Event 3 recap

Event #3 was a complete and total madhouse.  Everybody knows that you need to pre-register for that one because so many people show up at the last minute to get in.  So, like a good citizen, I sent them the cash in advance.  When I arrived at the Rio the night before the event, I was shocked to learn that the people who pre-registered had to wait in the exact same line as the people who were buying in.  This is not the way it worked last year and makes no sense because the pre-registered folks should just be able to show ID and grab the seat card.  It should take 30 seconds per person.  Of course, they aren’t doing it like that now.  You have to fill out some stupid form and they have to wander off and search for something (God knows what) and then return and generate your seat card.  That last bit is the kicker.  Because they generate the seat card when you claim your seat, you get assigned a seat at that minute, which means that if you waited too long, you didn’t get assigned a real seat.  That means you are an “alternate”, which means you might not get to sit down for hours.  At that point, you will have a short stack and be forced to play push or fold right away.  The truth is that with the 3,000 chip stacks, you don’t get a ton of play anyhow, but what play you do get is in those first couple of hours.  Once I realized I didn’t have an actual seat assigned, I was annoyed.  I cornered a supervisor and asked what the deal was.  I pointed out that I had sent my cash more than a month ago — there is no fricken way I should be an alternate.  He sympathized and said they were trying to do “something.”  I asked him for an assurance that I would be able to get my money back if I was an alternate.  I told him that if I got to the front of the line and they told me I was an alternate, I would have found better things to do with my time.  He hemmed and hawed and eventually called the Tournament Director, who assured me that I would absolutely have a seat.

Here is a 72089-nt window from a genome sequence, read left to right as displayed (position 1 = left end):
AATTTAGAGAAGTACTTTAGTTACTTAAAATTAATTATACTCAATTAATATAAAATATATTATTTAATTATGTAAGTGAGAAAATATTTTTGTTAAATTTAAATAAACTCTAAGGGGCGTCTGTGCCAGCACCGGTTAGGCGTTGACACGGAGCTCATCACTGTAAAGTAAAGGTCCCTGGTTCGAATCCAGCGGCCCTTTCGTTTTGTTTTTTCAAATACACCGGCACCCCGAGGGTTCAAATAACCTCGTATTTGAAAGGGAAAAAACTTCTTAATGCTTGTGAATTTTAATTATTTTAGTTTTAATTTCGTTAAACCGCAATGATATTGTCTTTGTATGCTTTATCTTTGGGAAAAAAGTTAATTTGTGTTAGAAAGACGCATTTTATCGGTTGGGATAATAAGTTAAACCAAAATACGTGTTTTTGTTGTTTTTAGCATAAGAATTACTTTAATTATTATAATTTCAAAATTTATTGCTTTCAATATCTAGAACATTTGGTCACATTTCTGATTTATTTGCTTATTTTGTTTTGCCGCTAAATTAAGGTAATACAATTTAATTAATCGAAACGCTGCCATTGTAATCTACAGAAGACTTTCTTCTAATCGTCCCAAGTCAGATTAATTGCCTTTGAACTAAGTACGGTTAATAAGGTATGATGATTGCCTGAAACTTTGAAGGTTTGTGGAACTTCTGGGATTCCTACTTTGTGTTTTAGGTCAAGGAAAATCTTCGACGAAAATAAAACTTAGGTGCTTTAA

The way they gave us seats was to add a chair to every table and put us in the last seat at each table.  It was complete bedlam as several hundred people got in something that was more or less a line and received new seat assignments.  They had a list of people who had pre-registered, so it seems like they could have the new seat assignments made before we even showed up — but they didn’t, of course.  They also were back to the same idiotic cards they used yesterday.  The “corner peek” feature is actually pretty cool and I had no problems reading the cards I was dealt.  The problem was the cards on the board.  The 6 and 9 are quite difficult to distinguish and the pips are very small, so telling spades from clubs was not easy.  Luckily, I had the 10 seat, which is next to the dealer and easy to read the board from.  If I was at the end of the table, I’d have to ask the dealer to call out every flop.  I misread the river card once, thinking I had rivered two pair with K9, when I really just had two Kings.  It caused me to make a value bet on the river, but it all turned out good when I didn’t need two pair to win.  I made a very big mistake in this event, which crippled me.  I was limped QJ of clubs, when it got raised behind me.  I called with the BB and saw a flop of JT8 with two diamond and a club.  We checked to the raiser who made a standard continuation bet which folded the BB.  I flat called, figuring my Jack might be good, I had a gutshot and a backdoor flush draw.  The turn was the three of clubs, giving me the flush draw to go with all my other outs.  He fired another 800 after I checked.  At this point, I’m now pretty sure he has an overpair, and I’m afraid a semi-bluff would get called, so I just call again.  This makes the fact that I’m on a draw pretty obvious.  The river is the third diamond, which would have given me the flush if I was chasing the diamonds instead of the clubs.  I decide that I’ve very obviously been chasing the draw, so I bet 1,000 which is almost all of his remaining chips.  I figure the smaller bet looks more strong and he has to really hate the flush draw coming in.  I think there has to be at least a 50% chance he folds an overpair there.  To my dismay, he didn’t even think 20 seconds before calling with QQ.  This knocked me down to a very small stack and left me with no room to maneuver.  A short while later I flopped trip Aces with AQ from the big blind on an AA6 board.  I was sure I had the best hand and we checked around on the flop.  On the turn of King, we got it all-in and the other guy filled up with A9 when the river brought the ugly 9.  Nothing to be done about that.